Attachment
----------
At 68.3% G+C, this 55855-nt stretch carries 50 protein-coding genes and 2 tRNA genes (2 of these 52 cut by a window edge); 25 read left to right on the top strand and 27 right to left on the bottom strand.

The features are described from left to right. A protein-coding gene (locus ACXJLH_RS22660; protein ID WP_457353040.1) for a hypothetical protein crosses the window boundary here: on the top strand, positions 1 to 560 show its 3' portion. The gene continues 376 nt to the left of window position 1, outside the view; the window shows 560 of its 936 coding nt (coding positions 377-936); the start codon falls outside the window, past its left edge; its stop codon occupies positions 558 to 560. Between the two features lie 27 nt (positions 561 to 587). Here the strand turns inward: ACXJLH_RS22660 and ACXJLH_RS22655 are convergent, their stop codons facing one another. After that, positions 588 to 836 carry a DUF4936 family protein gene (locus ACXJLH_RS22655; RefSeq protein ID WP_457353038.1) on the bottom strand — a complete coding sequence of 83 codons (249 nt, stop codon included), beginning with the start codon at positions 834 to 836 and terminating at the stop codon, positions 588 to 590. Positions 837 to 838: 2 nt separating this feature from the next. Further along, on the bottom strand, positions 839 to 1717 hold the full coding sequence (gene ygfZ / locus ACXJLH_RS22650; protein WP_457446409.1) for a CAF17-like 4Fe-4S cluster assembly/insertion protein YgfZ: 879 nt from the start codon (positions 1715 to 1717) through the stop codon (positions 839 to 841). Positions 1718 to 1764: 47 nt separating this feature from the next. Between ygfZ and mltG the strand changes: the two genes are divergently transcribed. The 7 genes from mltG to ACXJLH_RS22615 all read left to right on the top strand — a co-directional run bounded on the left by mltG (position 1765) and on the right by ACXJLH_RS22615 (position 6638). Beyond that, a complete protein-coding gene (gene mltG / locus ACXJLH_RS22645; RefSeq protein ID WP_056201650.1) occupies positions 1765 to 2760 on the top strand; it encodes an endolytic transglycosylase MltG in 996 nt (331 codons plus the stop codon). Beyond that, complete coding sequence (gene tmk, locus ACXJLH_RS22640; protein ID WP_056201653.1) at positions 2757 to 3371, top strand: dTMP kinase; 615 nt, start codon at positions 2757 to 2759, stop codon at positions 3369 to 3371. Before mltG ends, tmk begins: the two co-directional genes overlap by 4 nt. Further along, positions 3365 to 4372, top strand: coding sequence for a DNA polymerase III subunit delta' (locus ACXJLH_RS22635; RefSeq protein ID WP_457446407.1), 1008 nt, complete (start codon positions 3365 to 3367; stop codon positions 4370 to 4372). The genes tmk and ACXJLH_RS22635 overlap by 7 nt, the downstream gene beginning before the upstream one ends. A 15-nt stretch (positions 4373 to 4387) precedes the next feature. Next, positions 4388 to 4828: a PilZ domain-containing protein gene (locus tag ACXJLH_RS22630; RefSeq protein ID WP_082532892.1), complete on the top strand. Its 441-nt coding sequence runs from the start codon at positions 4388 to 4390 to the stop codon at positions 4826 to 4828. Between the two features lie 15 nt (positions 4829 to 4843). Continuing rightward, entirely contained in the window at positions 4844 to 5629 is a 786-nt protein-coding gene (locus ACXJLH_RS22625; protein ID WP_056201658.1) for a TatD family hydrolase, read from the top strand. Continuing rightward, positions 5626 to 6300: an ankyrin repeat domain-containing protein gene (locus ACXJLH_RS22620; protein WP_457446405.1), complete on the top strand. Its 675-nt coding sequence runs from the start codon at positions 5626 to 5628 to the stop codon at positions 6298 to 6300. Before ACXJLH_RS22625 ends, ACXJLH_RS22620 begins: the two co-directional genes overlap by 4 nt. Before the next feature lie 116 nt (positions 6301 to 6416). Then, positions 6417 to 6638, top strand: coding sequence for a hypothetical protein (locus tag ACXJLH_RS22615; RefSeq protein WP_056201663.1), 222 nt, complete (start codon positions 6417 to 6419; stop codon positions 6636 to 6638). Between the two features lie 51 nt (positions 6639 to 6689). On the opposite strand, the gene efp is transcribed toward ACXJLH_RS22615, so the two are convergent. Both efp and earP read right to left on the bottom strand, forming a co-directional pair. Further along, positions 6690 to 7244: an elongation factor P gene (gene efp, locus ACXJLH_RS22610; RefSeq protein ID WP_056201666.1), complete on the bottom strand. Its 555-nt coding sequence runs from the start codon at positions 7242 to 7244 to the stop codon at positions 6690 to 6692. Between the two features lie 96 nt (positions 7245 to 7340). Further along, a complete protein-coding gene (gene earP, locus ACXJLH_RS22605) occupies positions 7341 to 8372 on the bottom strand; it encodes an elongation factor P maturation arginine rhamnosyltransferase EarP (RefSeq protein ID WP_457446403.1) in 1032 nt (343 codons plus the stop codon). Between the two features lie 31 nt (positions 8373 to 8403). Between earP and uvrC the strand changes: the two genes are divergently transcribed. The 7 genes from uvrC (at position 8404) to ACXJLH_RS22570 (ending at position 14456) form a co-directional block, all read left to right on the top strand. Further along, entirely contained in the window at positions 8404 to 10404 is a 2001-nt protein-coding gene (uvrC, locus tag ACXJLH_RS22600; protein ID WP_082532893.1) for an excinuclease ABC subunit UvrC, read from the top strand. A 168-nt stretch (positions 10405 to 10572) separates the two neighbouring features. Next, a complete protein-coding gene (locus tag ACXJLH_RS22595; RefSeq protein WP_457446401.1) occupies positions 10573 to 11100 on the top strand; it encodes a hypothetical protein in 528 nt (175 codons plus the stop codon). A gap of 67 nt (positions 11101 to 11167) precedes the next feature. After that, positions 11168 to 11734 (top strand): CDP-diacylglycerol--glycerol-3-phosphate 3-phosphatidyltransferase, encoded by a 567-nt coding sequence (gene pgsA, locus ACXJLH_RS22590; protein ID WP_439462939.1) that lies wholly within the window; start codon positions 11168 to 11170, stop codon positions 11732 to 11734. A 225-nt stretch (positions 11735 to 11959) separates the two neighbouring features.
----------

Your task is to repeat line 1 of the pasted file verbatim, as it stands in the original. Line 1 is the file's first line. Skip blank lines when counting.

At 68.3% G+C, this 55855-nt stretch carries 50 protein-coding genes and 2 tRNA genes (2 of these 52 cut by a window edge); 25 read left to right on the top strand and 27 right to left on the bottom strand.